I discovered Southern lit author Joshilyn Jackson several years ago, and have since read everything she’s written (with the exception of a short story on my Amazon wish list, hint hint, family!). I love her writing style and how each character and world is so intricately developed. The plots and characters stay with you long after you’ve finished the last sentence, and you may be brushing your teeth one day when a particular scene from The Almost Sisters pops into your head once again. She’s just that good.
Many early reviews cited this as Jackson’s most suspenseful book yet. I’d have to disagree; I think it’s completely on par with her other novels. Her novels often feature a mystery to solve, and this novel holds as many surprises as the others. Shocking twists and turns make this book nearly impossible to stop thinking about, even when you’re forced to do normal life things like make dinner or sleep.
The plot does have some disturbing elements, so be prepared for that. But it’s important to have these kinds of plots to talk about this kind of monster; otherwise, our silence empowers them. I’d have never expected this development, and that’s the point: anyone can be a monster in disguise.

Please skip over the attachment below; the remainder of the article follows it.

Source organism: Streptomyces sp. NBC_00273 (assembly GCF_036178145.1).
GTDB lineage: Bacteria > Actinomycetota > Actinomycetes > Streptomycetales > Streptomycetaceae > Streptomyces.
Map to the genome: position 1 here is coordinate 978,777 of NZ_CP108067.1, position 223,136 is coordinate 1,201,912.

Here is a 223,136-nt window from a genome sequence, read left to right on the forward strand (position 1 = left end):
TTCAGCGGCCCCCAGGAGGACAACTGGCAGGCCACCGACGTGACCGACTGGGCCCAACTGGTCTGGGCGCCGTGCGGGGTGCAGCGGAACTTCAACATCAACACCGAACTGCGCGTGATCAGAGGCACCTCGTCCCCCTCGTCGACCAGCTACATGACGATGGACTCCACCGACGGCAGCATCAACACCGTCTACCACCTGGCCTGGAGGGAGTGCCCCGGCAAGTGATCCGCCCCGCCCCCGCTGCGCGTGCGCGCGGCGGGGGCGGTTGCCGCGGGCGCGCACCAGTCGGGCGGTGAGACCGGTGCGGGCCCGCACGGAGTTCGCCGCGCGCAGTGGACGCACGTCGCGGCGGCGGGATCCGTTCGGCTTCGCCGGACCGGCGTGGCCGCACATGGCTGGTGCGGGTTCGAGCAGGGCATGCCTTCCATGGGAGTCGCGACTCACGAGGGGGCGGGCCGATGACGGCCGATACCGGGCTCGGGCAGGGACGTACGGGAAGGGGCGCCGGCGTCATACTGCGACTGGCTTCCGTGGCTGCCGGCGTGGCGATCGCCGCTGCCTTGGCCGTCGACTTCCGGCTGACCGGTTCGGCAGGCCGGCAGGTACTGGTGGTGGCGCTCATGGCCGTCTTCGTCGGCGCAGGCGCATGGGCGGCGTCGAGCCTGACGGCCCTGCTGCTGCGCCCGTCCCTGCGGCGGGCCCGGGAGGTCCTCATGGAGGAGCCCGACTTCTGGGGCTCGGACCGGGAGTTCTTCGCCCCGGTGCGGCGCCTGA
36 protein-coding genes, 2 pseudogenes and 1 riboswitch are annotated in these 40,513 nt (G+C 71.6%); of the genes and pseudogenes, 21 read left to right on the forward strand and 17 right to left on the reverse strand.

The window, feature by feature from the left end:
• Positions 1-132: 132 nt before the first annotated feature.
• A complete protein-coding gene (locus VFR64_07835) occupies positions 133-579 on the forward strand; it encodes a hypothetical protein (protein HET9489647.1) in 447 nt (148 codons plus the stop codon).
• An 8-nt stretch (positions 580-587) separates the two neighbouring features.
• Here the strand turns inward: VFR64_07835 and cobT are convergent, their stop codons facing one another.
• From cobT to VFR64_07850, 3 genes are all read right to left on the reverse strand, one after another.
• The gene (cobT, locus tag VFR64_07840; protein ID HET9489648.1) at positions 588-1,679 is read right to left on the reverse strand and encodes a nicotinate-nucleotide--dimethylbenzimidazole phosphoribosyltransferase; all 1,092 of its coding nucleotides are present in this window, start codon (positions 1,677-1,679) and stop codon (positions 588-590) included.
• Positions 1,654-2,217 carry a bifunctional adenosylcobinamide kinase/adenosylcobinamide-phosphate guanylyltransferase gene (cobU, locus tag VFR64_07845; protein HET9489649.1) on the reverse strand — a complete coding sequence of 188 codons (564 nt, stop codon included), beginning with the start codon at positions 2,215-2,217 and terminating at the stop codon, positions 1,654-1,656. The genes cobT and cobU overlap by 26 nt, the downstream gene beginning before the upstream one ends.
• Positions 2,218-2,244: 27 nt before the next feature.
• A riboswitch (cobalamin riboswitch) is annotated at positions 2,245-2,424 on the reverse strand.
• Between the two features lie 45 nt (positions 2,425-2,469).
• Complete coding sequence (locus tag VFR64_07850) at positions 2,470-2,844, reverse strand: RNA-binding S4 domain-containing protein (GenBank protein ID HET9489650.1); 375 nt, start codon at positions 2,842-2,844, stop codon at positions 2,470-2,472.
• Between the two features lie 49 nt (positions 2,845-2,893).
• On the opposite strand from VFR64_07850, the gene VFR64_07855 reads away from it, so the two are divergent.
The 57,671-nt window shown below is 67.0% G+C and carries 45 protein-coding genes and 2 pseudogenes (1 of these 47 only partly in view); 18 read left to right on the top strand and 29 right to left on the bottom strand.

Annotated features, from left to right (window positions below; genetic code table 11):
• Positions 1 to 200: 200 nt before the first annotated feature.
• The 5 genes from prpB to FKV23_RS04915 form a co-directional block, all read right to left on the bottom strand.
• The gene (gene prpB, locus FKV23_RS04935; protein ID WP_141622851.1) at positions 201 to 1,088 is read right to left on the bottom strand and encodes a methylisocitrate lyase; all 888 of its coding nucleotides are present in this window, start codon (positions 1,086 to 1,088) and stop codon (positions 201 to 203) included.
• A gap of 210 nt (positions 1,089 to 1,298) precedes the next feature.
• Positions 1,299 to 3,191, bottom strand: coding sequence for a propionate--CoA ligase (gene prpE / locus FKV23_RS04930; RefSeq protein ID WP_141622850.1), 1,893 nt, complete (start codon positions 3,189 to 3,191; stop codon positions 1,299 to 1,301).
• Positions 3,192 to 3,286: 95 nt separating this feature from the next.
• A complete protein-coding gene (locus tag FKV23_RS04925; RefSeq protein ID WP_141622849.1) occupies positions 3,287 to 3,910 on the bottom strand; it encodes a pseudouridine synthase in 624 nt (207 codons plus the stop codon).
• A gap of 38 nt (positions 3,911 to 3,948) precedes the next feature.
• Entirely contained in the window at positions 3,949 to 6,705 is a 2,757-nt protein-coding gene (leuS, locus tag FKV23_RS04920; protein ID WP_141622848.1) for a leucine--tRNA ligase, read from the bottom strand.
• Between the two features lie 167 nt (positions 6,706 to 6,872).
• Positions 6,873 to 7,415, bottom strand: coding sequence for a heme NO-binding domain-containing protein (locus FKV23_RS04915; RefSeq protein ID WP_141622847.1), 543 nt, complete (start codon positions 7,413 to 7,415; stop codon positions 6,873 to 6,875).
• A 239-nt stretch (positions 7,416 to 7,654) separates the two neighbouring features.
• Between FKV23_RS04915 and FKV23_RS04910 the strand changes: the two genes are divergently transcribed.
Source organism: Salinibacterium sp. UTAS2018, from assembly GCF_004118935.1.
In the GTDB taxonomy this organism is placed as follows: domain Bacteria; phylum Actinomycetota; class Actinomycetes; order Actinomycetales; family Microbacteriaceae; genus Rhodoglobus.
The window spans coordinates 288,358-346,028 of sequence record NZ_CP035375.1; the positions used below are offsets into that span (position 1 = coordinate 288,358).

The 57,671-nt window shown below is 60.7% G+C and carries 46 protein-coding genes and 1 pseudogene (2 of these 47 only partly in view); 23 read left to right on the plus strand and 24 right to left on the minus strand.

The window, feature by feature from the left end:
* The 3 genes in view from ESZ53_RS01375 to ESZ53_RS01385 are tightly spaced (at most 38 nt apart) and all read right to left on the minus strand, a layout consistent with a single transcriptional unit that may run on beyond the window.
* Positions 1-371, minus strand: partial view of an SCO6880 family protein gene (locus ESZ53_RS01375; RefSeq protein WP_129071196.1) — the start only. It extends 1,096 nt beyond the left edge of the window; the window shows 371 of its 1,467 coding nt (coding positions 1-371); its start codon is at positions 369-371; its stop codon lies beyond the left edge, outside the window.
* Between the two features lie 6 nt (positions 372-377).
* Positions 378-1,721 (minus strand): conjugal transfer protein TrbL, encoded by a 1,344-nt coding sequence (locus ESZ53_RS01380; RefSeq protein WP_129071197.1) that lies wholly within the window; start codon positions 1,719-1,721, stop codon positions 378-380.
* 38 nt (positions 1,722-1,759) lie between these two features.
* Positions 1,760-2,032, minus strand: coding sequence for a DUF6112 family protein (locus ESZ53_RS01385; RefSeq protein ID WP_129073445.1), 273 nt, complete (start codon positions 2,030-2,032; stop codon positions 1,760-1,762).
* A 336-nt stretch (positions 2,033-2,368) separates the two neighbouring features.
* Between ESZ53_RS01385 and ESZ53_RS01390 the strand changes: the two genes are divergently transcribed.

The characters are well developed, as is their world. This particular book may seem darker or more suspenseful because the characters could be anyone. It’s set in an average neighborhood, with all the tiny dramas of neighbors who regularly interact with one another. From book club to running into old classmates at the grocery store, this story could be set anywhere and have similar results. If horror can lurk in the shadows there, it can lurk anywhere.
In each of her novels, Jackson introduces me to a new type of person. In The Almost Sisters, I got to be in the head of a female comic book artist. In A Grown Up Kind of Pretty, the generational toll teen motherhood takes is examined. With Between, Georgia we share experiences with a sign language interpreter. Now with Never Have I Ever, we delve in to the world of scuba.
Scuba is the perfect choice for this book. The meditative qualities of being underwater are extended with scuba, and we see how characters use it as a kind of therapy. The role scuba plays in interpersonal relationships is interesting and once again I feel like Jackson has opened a whole new world up to me, all through this book.
I’ve enjoyed all of Jackson’s books, and this one is no exception. It’s just as well done as the others, though I can’t see myself re-reading it. Some fears are too deep to examine more than once, and this one plays on fears my mama heart had never put a name to.